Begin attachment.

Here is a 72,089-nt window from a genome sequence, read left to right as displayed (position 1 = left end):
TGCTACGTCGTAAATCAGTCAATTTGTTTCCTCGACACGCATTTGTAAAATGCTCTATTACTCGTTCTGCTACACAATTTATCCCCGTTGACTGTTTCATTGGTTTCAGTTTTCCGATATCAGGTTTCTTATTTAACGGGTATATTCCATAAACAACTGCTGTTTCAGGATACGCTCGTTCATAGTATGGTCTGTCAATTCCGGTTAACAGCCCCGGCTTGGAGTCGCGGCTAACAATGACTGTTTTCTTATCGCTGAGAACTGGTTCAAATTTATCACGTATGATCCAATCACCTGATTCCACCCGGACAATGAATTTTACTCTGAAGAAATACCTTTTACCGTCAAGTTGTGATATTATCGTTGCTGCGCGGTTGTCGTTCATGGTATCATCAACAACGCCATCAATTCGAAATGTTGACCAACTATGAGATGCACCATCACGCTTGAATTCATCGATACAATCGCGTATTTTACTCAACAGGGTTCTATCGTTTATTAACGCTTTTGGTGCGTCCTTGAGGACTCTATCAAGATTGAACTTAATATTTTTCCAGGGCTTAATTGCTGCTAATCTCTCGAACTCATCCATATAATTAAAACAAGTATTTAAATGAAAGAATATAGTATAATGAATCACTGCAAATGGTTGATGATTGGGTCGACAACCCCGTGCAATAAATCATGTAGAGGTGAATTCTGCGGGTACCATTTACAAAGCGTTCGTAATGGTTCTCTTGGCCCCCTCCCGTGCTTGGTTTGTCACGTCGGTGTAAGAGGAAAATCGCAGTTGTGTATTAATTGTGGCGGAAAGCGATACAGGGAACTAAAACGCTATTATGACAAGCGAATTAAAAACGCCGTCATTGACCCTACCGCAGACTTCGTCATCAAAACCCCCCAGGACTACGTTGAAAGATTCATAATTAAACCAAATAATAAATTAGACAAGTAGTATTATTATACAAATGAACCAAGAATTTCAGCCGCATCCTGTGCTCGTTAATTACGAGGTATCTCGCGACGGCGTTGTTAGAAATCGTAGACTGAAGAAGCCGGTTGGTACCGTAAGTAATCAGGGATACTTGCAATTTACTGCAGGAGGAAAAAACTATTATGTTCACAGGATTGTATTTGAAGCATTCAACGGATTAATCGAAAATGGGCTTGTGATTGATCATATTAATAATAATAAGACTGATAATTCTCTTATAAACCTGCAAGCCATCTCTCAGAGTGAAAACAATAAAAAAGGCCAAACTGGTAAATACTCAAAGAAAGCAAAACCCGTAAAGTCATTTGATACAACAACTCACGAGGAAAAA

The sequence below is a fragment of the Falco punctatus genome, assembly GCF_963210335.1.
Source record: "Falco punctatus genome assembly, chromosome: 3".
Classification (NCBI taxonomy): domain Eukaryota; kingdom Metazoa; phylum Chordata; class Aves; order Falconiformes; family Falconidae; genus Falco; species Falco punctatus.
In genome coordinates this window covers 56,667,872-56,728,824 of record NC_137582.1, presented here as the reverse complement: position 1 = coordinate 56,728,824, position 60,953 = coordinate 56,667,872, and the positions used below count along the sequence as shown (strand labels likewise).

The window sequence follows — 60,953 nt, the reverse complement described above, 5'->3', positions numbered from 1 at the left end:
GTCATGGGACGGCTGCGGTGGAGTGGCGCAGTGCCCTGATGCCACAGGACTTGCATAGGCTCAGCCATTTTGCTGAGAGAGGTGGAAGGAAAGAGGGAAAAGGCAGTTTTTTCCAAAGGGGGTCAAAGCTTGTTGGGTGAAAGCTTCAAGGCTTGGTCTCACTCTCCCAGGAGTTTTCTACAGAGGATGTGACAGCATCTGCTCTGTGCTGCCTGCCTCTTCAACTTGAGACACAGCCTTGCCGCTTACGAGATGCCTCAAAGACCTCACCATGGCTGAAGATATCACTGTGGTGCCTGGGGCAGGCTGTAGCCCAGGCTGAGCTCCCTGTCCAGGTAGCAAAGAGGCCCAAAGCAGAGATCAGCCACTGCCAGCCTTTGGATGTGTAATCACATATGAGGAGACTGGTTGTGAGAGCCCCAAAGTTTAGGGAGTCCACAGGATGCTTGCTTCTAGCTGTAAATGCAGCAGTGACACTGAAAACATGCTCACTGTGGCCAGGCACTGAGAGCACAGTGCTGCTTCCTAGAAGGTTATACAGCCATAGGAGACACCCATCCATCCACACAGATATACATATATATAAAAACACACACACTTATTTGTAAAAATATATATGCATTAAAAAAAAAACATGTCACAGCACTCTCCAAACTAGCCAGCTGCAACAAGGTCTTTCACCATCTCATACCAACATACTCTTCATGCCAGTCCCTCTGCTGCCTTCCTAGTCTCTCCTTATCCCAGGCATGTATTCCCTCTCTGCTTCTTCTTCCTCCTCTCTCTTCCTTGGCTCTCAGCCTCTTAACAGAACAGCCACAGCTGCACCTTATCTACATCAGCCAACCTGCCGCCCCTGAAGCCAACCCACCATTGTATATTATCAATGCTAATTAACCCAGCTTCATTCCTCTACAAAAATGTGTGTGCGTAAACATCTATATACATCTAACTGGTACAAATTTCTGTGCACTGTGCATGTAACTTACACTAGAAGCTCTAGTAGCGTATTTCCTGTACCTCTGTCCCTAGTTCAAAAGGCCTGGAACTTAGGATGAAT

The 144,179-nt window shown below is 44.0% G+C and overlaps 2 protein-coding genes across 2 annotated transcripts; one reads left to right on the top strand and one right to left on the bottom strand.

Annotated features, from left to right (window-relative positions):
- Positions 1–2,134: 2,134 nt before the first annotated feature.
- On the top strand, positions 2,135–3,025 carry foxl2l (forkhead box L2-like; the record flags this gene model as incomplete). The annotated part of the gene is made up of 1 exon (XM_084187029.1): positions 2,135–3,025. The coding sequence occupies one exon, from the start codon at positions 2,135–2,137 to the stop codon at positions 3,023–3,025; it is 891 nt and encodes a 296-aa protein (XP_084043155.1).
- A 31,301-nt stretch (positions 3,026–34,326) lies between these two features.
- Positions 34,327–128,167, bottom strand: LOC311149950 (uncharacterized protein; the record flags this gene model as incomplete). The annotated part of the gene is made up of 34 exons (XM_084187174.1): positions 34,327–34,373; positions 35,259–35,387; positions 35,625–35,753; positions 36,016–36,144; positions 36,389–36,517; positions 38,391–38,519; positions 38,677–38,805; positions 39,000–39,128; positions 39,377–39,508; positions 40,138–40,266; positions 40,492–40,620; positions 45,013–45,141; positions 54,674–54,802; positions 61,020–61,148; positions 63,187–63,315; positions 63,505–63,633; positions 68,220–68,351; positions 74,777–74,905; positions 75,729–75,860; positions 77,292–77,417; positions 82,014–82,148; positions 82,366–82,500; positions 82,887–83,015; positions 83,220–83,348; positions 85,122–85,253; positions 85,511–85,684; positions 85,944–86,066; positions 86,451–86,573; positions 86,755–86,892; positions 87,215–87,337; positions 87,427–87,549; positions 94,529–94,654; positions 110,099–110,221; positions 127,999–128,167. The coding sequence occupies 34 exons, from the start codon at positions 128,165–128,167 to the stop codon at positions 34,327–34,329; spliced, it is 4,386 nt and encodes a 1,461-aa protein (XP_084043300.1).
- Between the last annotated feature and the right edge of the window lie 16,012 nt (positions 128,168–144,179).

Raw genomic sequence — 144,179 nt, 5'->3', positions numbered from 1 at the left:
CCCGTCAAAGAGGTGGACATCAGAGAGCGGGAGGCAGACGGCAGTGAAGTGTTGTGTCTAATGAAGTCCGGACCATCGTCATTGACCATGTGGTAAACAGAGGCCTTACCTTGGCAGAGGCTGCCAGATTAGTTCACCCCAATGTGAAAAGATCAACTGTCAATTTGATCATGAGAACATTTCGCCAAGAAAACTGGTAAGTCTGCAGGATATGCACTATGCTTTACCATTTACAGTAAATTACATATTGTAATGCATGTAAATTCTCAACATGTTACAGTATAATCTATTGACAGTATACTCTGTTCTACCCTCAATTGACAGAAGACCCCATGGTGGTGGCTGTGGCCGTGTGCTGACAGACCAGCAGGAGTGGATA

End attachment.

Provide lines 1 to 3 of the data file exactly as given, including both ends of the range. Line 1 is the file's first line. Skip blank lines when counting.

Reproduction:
Here is a 72,089-nt window from a genome sequence, read left to right as displayed (position 1 = left end):
TGCTACGTCGTAAATCAGTCAATTTGTTTCCTCGACACGCATTTGTAAAATGCTCTATTACTCGTTCTGCTACACAATTTATCCCCGTTGACTGTTTCATTGGTTTCAGTTTTCCGATATCAGGTTTCTTATTTAACGGGTATATTCCATAAACAACTGCTGTTTCAGGATACGCTCGTTCATAGTATGGTCTGTCAATTCCGGTTAACAGCCCCGGCTTGGAGTCGCGGCTAACAATGACTGTTTTCTTATCGCTGAGAACTGGTTCAAATTTATCACGTATGATCCAATCACCTGATTCCACCCGGACAATGAATTTTACTCTGAAGAAATACCTTTTACCGTCAAGTTGTGATATTATCGTTGCTGCGCGGTTGTCGTTCATGGTATCATCAACAACGCCATCAATTCGAAATGTTGACCAACTATGAGATGCACCATCACGCTTGAATTCATCGATACAATCGCGTATTTTACTCAACAGGGTTCTATCGTTTATTAACGCTTTTGGTGCGTCCTTGAGGACTCTATCAAGATTGAACTTAATATTTTTCCAGGGCTTAATTGCTGCTAATCTCTCGAACTCATCCATATAATTAAAACAAGTATTTAAATGAAAGAATATAGTATAATGAATCACTGCAAATGGTTGATGATTGGGTCGACAACCCCGTGCAATAAATCATGTAGAGGTGAATTCTGCGGGTACCATTTACAAAGCGTTCGTAATGGTTCTCTTGGCCCCCTCCCGTGCTTGGTTTGTCACGTCGGTGTAAGAGGAAAATCGCAGTTGTGTATTAATTGTGGCGGAAAGCGATACAGGGAACTAAAACGCTATTATGACAAGCGAATTAAAAACGCCGTCATTGACCCTACCGCAGACTTCGTCATCAAAACCCCCCAGGACTACGTTGAAAGATTCATAATTAAACCAAATAATAAATTAGACAAGTAGTATTATTATACAAATGAACCAAGAATTTCAGCCGCATCCTGTGCTCGTTAATTACGAGGTATCTCGCGACGGCGTTGTTAGAAATCGTAGACTGAAGAAGCCGGTTGGTACCGTAAGTAATCAGGGATACTTGCAATTTACTGCAGGAGGAAAAAACTATTATGTTCACAGGATTGTATTTGAAGCATTCAACGGATTAATCGAAAATGGGCTTGTGATTGATCATATTAATAATAATAAGACTGATAATTCTCTTATAAACCTGCAAGCCATCTCTCAGAGTGAAAACAATAAAAAAGGCCAAACTGGTAAATACTCAAAGAAAGCAAAACCCGTAAAGTCATTTGATACAACAACTCACGAGGAAAAA

The sequence below is a fragment of the Falco punctatus genome, assembly GCF_963210335.1.